DVD: Away from her

away_from_herAfter forty years of marriage, Grant (Gordon Pinsent) and Fiona (Julie Christie) are still deeply in love and live an idyllic life of tenderness and serenity. It is only when Fiona begins to show signs of memory loss that cracks in their relationship show. Helplessly, Grant watches as he becomes a stranger to Fiona as her memory rapidly starts to deteriorate. Lyrical and heart-wrenching, Away From Her is a poignant love story about letting go of what you can’t live without.

Fiction: Still Alice, Lisa Genova

Still Alice coverThis is a very popular book in our library. The story is told from the perspective of the person with younger onset dementia, Alice Howland. It has been translated into 25 languages and this year will be made into a feature-length film starring Julieanne Moore (love!).  Here’s an excerpt from the précis:

Alice Howland is proud of the life she has worked so hard to build. A Harvard professor, she has a successful husband and three grown children. When Alice begins to grow forgetful at first she just dismisses it, but when she gets lost in her own neighbourhood she realises that something is terribly wrong. Alice finds herself in the rapid downward spiral of Alzheimer’s disease. She is only 50 years old.

While Alice once placed her worth and identity in her celebrated and respected academic life, now she must re-evaulate her relationship with her husband, her expectations of her children and her ideas about herself and her place in the world. Losing her yesterdays, her short-term memory hanging on by a couple of frayed threads, she is living in the moment, living for each day. But she is still Alice.

Memoir: Losing Clive to Younger Onset Dementia, Helen Beaumont

Losing CliveClive Beaumont was diagnosed with Younger Onset Dementia at age 45, when his children were aged just 3 and 4. He had become less and less able to do his job properly and had been made redundant from the Army the year before.
Clive’s wife, Helen, tells of how she and the rest of the family made it through the next six years until Clive died: the challenge of continually adapting to his progressive deterioration; having to address the legal implications of the illness; applying for benefit payments; finding nursing homes; and juggling her responsibilities as a wife, a mother and an employee. She also describes the successful founding and development of The Clive Project, a registered charity set up by Helen and others in a bid to establish support services for people with Younger Onset Dementia.
Younger Onset Dementia is comparatively rare, but not that rare. This story is for the family and friends of people with the condition, for the people themselves, and for the professionals working with them.

DVD: Iris

Iris DVD cover

Judi Dench and Kate Winslet bring to the screen one of the most extraordinary women of the 20th century, celebrated English author Iris Murdoch. As told by her unlikely soulmate, husband John Bayley, Iris first became known as a brilliant young scholar at Oxford whose boundless spirit dazzled those around her. Then, during a remarkable career as a novelist and philosopher, she continued to prove herself a women ahead of her time. Even in later life, as age and illness robbed Iris of her remarkable gifts, nothing could diminish her immense influence or weaken the bond with her devoted husband.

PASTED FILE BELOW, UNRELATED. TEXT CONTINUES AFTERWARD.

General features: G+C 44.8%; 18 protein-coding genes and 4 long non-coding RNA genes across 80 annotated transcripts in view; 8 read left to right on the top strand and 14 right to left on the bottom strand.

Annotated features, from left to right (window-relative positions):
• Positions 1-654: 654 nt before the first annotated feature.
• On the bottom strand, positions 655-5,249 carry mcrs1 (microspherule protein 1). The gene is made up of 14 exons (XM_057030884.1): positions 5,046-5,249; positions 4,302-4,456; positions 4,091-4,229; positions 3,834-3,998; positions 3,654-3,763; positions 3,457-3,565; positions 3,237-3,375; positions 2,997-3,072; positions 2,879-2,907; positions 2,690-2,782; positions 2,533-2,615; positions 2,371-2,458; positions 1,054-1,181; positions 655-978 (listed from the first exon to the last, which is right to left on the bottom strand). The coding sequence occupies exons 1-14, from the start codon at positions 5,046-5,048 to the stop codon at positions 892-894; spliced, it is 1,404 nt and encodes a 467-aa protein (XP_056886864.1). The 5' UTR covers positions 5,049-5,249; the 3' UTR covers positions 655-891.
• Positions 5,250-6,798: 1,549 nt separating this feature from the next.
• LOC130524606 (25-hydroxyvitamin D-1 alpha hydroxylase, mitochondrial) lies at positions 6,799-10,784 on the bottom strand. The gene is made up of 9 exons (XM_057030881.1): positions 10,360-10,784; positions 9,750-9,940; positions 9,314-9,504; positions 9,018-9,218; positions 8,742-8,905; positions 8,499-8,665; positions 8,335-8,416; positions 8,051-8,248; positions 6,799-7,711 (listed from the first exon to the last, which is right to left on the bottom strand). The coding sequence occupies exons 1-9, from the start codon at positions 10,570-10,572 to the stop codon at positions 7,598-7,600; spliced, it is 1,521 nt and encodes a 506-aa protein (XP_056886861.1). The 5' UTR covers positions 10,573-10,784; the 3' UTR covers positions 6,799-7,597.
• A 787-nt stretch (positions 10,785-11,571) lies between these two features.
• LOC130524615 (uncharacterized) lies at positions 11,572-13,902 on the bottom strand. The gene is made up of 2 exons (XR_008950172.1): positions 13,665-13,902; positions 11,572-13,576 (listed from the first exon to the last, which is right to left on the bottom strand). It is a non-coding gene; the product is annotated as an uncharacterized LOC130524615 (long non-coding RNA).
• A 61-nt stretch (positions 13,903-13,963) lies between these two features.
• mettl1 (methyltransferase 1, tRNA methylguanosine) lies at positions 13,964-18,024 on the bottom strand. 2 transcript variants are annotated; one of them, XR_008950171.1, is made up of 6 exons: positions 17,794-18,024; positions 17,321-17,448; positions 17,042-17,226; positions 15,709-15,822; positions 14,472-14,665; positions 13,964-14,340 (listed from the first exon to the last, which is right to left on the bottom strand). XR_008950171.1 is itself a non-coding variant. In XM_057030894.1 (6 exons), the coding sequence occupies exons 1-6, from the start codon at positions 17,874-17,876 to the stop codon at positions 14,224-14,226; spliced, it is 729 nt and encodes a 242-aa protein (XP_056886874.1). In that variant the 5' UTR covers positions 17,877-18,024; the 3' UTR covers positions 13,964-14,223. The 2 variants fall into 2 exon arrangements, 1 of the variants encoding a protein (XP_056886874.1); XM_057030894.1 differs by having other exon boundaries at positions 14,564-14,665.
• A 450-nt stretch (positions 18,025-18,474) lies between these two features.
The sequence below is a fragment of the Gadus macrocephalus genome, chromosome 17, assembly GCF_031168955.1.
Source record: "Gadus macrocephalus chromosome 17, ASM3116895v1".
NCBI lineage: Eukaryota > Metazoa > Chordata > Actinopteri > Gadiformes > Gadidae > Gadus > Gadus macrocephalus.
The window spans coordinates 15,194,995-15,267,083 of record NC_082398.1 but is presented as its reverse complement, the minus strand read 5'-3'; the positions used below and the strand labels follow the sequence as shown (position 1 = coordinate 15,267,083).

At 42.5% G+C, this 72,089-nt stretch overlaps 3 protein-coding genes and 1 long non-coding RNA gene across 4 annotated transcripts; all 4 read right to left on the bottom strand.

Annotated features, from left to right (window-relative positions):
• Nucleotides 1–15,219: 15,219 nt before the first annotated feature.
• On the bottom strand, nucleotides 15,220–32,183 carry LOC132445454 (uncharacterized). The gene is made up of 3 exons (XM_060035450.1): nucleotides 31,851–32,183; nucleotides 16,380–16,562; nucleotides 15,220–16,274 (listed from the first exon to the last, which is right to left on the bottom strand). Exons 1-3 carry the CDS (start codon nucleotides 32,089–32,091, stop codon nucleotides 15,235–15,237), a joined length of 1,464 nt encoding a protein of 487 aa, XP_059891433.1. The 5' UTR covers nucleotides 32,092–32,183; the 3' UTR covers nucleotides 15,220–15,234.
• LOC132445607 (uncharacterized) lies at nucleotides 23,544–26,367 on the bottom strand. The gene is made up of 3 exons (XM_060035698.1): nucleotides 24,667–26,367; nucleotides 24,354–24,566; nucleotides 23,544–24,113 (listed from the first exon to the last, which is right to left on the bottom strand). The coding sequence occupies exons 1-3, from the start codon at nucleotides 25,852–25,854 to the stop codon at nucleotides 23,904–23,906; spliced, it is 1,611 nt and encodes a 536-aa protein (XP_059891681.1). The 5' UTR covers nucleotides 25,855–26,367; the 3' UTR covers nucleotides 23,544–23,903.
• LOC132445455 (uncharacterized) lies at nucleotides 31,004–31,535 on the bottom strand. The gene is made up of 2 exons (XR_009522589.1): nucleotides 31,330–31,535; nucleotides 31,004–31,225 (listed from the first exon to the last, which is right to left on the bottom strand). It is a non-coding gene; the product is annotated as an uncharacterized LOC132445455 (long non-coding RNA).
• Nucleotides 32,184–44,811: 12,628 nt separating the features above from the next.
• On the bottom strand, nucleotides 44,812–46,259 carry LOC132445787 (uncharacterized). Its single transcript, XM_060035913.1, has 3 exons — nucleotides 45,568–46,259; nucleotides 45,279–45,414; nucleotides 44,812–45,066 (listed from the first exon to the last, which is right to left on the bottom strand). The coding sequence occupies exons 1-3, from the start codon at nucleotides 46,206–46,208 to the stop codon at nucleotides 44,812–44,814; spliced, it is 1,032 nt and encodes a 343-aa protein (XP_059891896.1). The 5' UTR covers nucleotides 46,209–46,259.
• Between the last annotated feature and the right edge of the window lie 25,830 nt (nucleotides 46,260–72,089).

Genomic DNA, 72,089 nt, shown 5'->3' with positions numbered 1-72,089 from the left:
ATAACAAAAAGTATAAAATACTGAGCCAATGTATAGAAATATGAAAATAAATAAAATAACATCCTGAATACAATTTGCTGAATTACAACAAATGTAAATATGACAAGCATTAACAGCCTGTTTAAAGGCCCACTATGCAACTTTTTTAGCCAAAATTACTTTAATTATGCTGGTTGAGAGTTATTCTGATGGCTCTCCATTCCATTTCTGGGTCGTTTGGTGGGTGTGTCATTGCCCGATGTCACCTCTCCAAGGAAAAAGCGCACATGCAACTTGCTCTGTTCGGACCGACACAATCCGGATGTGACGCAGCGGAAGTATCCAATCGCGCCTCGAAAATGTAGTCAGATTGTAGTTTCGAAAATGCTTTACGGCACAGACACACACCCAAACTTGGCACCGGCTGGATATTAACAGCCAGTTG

Fiction: Left Neglected, Lisa Genova

Left Neglected book coverWhilst not about dementia, this novel outlines acceptance of a dramatically changed life and provides wonderful detail on the cognitive and perceptual processing changes that accompany neurological change. Here’s the précis for more information:

Sarah Nickerson is like any other career-driven supermum in the affluent suburb where she leads a hectic but charmed life with her husband Bob and three children. Between excelling at work; shuttling the kids to football, day care, and piano lessons; convincing her son’s teacher that he may not, in fact, have ADD; and making it home in time for dinner, it’s a wonder this over-scheduled, high-flyer has time to breathe.

Sarah carefully manages every minute of her life, until one fateful day, while driving to work, she looks away from the road for one second too long. In an instant all the rapidly moving parts of her jam-packed life come to a screeching halt. A traumatic brain injury completely erases the left side of her world. For once, Sarah must relinquish control to those around her, including her formerly absent mother. As she wills herself to recover, Sarah must learn that a happiness greater than all the success in the world is close within reach, if only she slows down long enough to notice.

Teen fiction: Curveball: The Year I Lost My Grip, Jordan Sonnenblick

Curveball book coverAfter an injury ends former star pitcher Peter Friedman’s athletic dreams, he concentrates on photography which leads him to a girlfriend, new fame as a high school sports photographer, and a deeper relationship with the beloved grandfather who, when he realizes he has dementia, gives Pete all of his professional camera gear. Here’s some more from the précis to whet your appetite:

Pete’s freshman year doesn’t turn out as planned. A pitching accident over the summer ruins his arm. If he can’t play baseball, what is he supposed to do? If he isn’t the star pitcher, then who is he? Pete’s best friend and pitching partner, AJ, doesn’t believe Pete—he tells him he’ll be back to his normal self by spring training. To make matters more complicated, there’s something going on with Pete’s grampa—he’s acting weird and keeps forgetting important things, and Pete’s mother doesn’t want to talk about it.

Person-centred dementia care: helping carers provide the best support possible